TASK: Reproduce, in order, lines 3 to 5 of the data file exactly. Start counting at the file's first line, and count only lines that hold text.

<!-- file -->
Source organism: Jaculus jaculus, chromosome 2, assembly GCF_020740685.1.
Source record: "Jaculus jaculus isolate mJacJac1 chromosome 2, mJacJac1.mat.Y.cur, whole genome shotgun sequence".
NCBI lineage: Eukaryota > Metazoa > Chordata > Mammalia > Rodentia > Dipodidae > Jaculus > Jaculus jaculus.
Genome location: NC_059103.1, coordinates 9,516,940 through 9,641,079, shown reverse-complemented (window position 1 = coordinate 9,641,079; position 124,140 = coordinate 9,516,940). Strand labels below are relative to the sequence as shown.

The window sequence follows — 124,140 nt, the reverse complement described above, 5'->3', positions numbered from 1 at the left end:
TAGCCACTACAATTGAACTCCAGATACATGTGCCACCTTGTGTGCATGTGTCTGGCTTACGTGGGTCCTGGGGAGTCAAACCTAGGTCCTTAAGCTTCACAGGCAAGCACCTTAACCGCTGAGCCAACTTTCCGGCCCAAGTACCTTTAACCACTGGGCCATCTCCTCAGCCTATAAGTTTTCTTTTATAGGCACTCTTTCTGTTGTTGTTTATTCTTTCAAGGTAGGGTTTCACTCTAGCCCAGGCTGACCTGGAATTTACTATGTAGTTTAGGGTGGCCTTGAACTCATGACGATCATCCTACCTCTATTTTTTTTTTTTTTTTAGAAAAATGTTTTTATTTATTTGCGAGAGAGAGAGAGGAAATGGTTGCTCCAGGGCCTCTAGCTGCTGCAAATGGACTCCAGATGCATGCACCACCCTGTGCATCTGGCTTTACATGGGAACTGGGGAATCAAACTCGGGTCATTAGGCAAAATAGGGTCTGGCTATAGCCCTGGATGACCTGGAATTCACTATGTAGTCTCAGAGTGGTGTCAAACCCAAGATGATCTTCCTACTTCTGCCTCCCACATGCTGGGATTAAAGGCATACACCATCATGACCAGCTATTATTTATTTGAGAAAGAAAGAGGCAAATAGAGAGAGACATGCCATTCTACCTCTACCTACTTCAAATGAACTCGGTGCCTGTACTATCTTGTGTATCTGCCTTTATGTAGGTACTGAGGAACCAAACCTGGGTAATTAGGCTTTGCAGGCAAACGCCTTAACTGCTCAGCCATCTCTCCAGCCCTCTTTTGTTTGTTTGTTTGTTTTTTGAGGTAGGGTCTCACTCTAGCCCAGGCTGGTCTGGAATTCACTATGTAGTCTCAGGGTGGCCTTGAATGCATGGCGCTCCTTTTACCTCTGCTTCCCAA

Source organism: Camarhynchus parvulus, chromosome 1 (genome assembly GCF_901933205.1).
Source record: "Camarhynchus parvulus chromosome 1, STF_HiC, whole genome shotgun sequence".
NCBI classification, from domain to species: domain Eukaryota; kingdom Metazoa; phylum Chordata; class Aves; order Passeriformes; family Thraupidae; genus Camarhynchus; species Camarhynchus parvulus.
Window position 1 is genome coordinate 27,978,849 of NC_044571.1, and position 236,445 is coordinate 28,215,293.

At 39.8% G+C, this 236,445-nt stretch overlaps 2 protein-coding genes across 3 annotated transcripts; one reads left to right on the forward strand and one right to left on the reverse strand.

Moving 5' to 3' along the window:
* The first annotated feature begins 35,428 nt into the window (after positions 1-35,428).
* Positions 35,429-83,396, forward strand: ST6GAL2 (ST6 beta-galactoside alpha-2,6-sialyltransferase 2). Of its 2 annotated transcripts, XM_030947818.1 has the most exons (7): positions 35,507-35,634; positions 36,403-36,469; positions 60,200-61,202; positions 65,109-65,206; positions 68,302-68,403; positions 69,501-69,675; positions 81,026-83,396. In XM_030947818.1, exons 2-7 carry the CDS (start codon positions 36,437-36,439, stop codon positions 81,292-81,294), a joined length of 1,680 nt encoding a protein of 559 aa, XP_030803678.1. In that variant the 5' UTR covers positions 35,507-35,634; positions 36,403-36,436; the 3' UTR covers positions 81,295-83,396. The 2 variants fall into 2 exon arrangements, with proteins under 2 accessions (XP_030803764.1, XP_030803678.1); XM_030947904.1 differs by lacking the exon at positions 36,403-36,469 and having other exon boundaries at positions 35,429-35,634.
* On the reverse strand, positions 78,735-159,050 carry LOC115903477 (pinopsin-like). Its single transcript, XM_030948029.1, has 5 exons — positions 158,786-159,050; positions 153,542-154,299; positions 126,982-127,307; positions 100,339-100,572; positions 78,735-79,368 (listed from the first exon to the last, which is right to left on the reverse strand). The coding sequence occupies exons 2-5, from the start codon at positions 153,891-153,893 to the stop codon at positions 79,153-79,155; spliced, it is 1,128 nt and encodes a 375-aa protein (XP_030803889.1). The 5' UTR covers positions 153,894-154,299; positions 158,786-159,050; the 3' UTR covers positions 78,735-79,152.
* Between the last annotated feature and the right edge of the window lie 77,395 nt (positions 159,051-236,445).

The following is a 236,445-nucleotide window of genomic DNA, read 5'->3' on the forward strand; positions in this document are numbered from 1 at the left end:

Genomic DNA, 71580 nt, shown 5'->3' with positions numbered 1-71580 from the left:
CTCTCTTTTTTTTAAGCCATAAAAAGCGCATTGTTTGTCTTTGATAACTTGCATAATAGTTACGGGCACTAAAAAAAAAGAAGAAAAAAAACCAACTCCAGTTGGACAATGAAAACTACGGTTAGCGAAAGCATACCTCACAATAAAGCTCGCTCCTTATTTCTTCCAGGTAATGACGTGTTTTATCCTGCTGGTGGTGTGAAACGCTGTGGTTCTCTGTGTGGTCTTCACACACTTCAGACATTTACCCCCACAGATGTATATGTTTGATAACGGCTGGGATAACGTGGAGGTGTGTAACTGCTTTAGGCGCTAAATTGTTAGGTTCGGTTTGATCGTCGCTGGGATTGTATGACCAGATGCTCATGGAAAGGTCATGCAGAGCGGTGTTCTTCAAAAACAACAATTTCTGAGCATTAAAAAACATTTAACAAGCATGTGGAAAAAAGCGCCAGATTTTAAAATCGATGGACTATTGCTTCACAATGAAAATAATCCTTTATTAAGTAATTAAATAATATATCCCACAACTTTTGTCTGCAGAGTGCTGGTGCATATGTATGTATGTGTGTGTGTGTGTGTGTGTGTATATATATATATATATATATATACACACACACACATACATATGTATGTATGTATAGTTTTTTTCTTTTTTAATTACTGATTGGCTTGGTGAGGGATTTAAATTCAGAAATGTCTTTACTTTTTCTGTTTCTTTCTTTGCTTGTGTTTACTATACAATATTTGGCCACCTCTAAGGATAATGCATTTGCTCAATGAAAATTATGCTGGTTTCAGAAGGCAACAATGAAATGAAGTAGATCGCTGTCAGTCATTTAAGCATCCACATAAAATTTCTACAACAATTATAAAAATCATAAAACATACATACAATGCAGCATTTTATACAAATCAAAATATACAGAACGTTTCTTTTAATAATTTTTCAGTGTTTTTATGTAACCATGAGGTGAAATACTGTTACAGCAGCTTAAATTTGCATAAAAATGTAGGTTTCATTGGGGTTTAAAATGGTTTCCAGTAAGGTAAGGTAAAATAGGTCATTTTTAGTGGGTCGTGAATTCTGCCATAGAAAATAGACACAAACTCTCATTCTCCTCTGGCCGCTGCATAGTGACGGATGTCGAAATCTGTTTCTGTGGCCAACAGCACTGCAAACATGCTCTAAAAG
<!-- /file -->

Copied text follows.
NCBI lineage: Eukaryota > Metazoa > Chordata > Mammalia > Rodentia > Dipodidae > Jaculus > Jaculus jaculus.
Genome location: NC_059103.1, coordinates 9,516,940 through 9,641,079, shown reverse-complemented (window position 1 = coordinate 9,641,079; position 124,140 = coordinate 9,516,940). Strand labels below are relative to the sequence as shown.

The window sequence follows — 124,140 nt, the reverse complement described above, 5'->3', positions numbered from 1 at the left end: